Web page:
les Davey de France

Alan and Pat live and work in Bordeaux. Alan is a pastor and Pat was a nurse. Now we work with UFM worldwide. Read on! (If you'd like to know what took us to Bordeaux, then start with the archives from September 2004)

Sunday, September 19, 2021

Germany

 This last week I have been in Germany for the International Pastors' Retreat. We stay in a conference and holiday centre in a small town called Teisendorf, very near to the Austrian border and on the Munich to Salzburg railway line.

I took the TGV to Paris Charles de Gaulle airport to catch a flight to Munich and then the train to Teisendorf. I knew that a colleague would be on the same flight as me, but I'd never seen him. By the time the crowded aeroplane took off we'd identified each other and were able to get out ticket to Teisendorf together. He speaks German. I'd done the journey before. We made a good team.

I flew Lufthansa and it was a pleasant experience. I got the cheapest type of ticket. You get to stuff your bag under the seat (mine fitted fine) and you also get a bottle of water and a small piece of chocolate - which I missed on the outward journey because I was asleep. You also get taken to your destination at the same time as everyone else.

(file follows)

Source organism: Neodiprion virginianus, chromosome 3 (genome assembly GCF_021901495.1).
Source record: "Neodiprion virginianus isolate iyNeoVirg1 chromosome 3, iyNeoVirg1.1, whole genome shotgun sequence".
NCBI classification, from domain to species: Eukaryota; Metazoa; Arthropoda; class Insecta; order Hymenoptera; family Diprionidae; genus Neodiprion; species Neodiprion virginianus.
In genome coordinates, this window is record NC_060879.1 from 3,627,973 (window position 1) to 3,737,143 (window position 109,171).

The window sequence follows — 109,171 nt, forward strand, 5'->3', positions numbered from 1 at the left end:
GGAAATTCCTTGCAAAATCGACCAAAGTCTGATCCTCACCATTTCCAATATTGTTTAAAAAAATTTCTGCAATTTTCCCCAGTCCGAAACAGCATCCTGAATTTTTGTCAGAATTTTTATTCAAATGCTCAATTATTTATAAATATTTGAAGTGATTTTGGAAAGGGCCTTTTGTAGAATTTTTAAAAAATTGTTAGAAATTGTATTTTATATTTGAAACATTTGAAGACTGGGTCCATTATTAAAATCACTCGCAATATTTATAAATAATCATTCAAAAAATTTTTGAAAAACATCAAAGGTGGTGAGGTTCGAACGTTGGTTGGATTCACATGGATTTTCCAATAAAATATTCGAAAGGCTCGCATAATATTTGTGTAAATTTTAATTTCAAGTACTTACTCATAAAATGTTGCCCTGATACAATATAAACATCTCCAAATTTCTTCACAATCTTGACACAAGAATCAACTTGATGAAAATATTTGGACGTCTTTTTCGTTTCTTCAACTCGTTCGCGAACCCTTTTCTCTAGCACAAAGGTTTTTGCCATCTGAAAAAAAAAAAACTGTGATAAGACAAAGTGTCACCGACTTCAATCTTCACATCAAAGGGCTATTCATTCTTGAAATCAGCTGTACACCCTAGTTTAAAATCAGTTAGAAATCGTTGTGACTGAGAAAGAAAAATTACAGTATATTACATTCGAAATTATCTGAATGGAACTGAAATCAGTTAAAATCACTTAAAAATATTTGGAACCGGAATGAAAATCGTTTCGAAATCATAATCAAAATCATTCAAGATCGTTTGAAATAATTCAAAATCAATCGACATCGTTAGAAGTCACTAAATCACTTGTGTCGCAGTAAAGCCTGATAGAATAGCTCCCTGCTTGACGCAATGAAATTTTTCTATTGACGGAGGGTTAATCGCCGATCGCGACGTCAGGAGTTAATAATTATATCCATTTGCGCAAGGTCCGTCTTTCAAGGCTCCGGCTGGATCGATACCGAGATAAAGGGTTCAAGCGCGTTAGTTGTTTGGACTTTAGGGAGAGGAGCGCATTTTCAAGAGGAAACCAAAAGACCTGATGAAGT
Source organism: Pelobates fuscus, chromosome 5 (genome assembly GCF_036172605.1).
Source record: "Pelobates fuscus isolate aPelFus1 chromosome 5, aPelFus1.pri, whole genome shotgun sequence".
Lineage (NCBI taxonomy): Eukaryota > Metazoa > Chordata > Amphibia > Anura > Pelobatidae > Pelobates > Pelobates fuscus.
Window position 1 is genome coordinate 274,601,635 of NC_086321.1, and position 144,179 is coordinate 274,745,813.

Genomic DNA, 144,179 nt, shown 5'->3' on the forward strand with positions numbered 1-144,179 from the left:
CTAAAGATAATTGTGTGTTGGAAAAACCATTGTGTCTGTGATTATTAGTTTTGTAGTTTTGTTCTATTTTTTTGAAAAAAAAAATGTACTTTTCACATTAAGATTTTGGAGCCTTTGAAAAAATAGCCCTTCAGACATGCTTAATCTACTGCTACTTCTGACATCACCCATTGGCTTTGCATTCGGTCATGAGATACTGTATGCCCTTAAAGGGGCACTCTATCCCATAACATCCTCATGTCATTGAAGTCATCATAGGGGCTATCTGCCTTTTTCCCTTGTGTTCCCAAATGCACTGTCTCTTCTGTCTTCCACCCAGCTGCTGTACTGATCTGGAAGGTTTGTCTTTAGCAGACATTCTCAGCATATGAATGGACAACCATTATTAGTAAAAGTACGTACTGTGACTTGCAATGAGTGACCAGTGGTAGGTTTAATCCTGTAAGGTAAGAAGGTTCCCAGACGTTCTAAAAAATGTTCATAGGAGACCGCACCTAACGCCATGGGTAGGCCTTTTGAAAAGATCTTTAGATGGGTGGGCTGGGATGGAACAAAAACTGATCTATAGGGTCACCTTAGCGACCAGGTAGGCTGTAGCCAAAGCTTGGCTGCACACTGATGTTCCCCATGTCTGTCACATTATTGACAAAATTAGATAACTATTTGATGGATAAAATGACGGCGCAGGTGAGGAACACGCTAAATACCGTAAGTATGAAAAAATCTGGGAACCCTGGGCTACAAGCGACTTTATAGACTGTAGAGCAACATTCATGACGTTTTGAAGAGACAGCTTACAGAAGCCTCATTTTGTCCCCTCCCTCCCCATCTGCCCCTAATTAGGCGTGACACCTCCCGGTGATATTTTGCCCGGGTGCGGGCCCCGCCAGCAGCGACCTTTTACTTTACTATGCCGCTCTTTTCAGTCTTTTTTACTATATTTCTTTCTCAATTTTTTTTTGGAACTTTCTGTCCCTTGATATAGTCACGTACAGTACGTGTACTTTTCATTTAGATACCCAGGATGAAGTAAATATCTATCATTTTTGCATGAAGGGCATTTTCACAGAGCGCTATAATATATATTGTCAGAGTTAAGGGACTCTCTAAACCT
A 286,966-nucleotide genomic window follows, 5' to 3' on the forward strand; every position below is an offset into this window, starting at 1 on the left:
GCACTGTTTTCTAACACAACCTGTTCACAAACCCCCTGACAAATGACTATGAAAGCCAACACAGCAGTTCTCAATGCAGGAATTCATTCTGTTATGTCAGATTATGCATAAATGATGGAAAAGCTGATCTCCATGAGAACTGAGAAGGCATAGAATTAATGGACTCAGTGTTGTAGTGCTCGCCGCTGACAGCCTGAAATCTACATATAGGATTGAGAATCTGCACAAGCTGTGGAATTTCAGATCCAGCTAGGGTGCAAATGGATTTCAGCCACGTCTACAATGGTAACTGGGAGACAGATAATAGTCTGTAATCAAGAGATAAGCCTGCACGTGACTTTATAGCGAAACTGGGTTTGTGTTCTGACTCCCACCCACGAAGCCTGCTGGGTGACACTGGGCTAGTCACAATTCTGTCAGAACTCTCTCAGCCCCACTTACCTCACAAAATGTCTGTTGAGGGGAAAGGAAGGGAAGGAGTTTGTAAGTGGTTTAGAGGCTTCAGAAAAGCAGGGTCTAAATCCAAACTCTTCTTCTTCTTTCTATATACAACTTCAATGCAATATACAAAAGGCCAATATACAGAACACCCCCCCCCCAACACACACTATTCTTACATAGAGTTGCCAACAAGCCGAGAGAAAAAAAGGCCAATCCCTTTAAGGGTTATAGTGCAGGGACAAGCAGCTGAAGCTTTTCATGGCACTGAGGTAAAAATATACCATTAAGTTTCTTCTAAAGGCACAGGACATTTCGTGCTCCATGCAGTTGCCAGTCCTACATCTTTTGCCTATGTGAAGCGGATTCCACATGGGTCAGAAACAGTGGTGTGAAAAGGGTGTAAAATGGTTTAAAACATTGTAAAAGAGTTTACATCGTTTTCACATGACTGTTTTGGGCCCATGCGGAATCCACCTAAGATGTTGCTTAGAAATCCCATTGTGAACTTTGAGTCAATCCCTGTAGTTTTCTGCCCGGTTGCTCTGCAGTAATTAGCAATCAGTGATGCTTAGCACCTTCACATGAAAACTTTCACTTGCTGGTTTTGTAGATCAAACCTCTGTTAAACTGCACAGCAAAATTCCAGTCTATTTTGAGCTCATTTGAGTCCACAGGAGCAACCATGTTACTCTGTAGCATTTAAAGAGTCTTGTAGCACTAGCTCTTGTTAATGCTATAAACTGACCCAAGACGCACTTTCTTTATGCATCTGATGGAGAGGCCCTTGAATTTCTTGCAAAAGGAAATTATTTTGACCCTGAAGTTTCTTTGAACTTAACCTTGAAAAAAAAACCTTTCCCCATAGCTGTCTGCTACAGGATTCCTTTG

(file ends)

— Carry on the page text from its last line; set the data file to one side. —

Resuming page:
Getting the German trains was uneventful and at the station at Teisendorf we met some American colleagues and walked together to the conference centre. In all about 6 to 7 hours on trains and planes and the associated waiting around.

The conference centre is modern, clean and well-designed and I had paid a little extra to have a single room. Pat had been due to accompany me but her back is not yet up to the journey. Apart from the bed being somewhat hard and the duvet really warm, the centre gives you everything you need for a comfortable stay. 

Oh yes, and the food is very German, by which I mean that there's ham, salami, bacon, sausage and pork everywhere. The pig monopoly is occasionally broken by veal or by turkey, which in German is called Pute, much to the horror of the French folk.

The conference is made up of three main threads. Firstly there's a Bible exposition from Jonah given by an American pastor from Landstuhl in Germany. I still find accents and cultural references hard to wrestle with so they do impair my comprehension. Secondly there are reports from the various attendees, followed by prayer. Then there's some practical input, this time on discipleship, given by a retired MAF missionary.

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